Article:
Cape Breton's first Syrian refugee family settling into Marion Bridge
Family of six fled conflict in Syria last year
It's been about a month since the six members of the Aabo family landed at the Sydney airport to begin a new life in Canada.
Mahmoud and Halima Aabo, 33 and 25 respectively, fled their home in conflict-torn Syria last year with their four young children.
Now settled in with the Read family of Marion Bridge, Cape Breton, they reflected with Steve Sutherland of CBC Cape Breton's Information Morning about how their lives have changed.
Father said 'Go'
Speaking through interpreter Afra Kavanagh, the couple talked about the dangers of living in Syria, their happiness at being safely in Canada and their heartbreak of having left their struggling parents behind.
As the bombing in Syria intensified in the five-year civil war, now exacerbated by the presence of Islamic State fighters, Mahmoud said his father advised him to take his family and go.
"He said they had two to three cars that were crushed," translated Kavanagh. "There was constant bombing so he (Mahmoud's father) said 'Go to Beirut where you can escape and perhaps go somewhere else after that.'"
Halima said the flight from Syria was frightening and dangerous, walking by night and hiding by day to reach a truck to carry them the rest of the way.
"The aftermath has been terrible," she said through Kavanagh. "The kids don't sleep well. They all sleep in the same bed, practically, because they want to stay close to their mom."
Once in Lebanon, Mahmoud found work and received help from the United Nations. That's when the family was offered the opportunity to immigrate to Canada.
"They got on a list to wait and they had to go through all kinds of steps," said Kavanagh, "and they met with the consul from Canada or his staff and prepared their papers."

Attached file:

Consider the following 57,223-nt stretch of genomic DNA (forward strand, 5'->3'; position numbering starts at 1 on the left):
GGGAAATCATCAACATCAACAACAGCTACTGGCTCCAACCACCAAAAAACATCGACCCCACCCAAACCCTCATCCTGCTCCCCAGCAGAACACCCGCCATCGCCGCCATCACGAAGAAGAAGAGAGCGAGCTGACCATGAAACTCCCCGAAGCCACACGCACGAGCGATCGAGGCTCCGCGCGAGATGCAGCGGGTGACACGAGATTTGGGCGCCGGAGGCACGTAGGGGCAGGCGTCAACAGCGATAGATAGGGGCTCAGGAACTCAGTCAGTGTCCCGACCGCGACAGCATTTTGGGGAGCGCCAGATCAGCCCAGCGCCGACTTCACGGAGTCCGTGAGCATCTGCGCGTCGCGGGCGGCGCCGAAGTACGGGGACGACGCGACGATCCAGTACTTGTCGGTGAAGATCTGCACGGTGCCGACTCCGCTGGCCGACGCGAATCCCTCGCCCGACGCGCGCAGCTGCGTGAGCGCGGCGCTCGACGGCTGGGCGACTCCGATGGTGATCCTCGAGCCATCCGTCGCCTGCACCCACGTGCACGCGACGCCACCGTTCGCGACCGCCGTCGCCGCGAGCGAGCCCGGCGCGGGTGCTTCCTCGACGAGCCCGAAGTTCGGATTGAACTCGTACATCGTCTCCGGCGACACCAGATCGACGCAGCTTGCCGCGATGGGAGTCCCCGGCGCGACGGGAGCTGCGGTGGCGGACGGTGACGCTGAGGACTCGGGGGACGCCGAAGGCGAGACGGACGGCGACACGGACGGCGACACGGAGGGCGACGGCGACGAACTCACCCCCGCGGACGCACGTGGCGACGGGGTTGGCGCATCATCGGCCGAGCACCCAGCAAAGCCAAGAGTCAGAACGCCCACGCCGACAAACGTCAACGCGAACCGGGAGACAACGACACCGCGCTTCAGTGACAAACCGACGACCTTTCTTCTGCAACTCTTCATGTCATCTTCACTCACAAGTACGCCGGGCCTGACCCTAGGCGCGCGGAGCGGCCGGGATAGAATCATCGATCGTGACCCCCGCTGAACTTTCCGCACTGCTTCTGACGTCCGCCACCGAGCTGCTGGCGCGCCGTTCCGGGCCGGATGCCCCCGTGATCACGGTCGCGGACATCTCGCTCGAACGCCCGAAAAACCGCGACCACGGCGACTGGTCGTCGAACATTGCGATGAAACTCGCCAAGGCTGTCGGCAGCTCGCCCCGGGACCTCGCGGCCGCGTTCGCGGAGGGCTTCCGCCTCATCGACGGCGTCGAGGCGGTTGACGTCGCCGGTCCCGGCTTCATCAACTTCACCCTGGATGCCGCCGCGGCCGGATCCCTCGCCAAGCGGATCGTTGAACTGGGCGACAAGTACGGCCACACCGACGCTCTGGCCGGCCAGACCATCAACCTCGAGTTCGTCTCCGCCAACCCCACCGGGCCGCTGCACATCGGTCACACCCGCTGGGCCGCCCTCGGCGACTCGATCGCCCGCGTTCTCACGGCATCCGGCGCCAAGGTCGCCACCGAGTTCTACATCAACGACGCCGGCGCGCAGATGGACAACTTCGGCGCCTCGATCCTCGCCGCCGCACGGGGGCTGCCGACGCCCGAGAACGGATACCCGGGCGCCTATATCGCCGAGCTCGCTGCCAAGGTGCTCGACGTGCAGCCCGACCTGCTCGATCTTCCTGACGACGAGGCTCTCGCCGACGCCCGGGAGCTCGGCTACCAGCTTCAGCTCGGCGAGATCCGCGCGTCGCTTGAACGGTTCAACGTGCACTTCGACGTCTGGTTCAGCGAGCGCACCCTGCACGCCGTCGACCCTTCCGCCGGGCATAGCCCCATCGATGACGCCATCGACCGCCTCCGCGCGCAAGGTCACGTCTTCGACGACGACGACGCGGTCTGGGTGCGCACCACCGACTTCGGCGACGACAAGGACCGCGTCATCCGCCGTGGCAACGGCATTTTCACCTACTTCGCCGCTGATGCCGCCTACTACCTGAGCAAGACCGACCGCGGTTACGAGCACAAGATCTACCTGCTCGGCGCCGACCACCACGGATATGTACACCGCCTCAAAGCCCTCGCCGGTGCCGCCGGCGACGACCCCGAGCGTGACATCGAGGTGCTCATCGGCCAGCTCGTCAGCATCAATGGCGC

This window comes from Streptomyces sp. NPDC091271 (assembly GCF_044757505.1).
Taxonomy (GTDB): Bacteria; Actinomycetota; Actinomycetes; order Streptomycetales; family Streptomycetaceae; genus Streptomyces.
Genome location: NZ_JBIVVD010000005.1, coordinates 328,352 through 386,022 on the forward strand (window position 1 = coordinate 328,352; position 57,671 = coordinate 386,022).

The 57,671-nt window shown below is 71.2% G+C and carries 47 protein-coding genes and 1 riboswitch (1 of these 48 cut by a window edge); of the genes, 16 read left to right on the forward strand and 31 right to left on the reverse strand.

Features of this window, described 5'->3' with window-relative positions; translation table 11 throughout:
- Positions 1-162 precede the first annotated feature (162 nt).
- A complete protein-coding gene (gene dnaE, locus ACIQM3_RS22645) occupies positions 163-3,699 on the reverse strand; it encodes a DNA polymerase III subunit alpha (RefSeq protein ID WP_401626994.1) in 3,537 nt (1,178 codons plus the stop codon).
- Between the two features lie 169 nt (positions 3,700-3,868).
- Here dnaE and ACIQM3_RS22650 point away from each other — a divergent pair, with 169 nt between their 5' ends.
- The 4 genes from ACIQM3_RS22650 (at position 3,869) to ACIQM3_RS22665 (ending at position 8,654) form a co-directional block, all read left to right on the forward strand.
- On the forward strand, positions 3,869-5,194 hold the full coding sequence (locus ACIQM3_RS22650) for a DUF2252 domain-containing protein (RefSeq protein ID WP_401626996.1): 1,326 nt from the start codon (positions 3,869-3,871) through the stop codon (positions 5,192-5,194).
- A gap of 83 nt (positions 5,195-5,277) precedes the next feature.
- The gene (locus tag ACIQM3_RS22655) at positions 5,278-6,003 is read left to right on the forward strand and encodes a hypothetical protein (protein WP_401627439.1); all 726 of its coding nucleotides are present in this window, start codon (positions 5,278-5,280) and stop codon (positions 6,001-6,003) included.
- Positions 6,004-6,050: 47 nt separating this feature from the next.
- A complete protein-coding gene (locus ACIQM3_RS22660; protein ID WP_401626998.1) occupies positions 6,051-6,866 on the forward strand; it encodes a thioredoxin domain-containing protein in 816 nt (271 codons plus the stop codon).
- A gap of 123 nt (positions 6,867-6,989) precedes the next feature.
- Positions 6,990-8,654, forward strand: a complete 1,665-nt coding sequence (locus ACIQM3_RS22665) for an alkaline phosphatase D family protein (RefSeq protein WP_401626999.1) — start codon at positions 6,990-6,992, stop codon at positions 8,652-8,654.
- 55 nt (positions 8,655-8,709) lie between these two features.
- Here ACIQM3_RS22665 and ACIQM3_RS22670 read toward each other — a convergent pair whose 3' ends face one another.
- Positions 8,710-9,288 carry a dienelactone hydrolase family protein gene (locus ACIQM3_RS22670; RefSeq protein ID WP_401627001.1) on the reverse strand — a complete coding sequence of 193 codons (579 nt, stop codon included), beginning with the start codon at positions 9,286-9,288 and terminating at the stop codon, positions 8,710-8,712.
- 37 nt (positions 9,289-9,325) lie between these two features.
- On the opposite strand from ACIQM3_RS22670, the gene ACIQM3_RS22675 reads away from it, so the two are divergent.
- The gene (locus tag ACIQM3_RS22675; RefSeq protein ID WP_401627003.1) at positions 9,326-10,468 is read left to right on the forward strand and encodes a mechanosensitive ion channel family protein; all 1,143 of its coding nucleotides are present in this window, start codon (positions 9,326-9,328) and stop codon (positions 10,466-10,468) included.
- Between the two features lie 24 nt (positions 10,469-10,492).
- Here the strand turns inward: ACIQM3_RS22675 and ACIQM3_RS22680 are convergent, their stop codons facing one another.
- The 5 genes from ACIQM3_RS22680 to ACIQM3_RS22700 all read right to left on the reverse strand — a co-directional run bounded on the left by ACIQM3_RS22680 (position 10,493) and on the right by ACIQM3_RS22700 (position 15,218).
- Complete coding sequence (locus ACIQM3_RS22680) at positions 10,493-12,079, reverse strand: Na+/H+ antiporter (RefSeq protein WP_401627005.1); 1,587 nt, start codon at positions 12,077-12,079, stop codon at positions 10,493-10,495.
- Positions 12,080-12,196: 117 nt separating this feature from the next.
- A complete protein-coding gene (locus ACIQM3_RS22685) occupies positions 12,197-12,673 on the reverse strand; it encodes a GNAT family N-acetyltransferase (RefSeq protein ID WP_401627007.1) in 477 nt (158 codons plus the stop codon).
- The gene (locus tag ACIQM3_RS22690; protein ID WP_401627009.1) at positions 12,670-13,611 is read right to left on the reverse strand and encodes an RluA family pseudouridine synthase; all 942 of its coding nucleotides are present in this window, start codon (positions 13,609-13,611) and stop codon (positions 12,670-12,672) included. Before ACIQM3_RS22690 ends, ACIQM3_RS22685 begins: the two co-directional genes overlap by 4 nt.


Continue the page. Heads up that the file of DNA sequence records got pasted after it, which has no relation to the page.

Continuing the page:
Then they waited some more. The word came earlier this year that they had been matched with sponsors through Lifeline Syria Cape Breton and would be heading to Canada.
Lots of differences
There was snow on the ground when they arrived, and Halima said the difference in climate between Cape Breton and the Middle East has been the starkest contrast for her, whereas Mahmoud is itching to get his Nova Scotia drivers licence.
"They've prepared a car for him in the community," said Kavanagh, "but he can't drive it until he has a license, so he's saying if he had his license, he'd like it a whole lot better."
All six of the Aabos have begun to learn English, with the children picking it up quickly. Seven-year-old Iman has already been placed in school and is doing well. The other children are five, three and one.
The couple said through Kavanagh it hurts that they had to leave their parents and siblings behind, even though they each left with their blessing. They've found it difficult to adjust to the distance between Cape Breton and Syria.
Kavanagh explained that, "they found it a little hard initially and emotionally. (Mahmoud) said it's so expensive to call Syria and to talk to the family, especially on a cell phone, but they're acclimatizing all right and of course, they want to stay in touch."
A place of their own
The family is looking forward to moving into their own home at the end of the month. The community has come together to get it ready for them.
Kavanagh said the Aabos were surprised at how many Canadians own their own homes, rather than live in an apartment, as is much more common in other parts of the world.
"They're looking forward to the house that they're moving to because it's got space around it and a yard and so on," said Kavanagh. "Ultimately, what excites them about here is that they will have their own place."
Steve Sutherland, Information Morning Cape Breton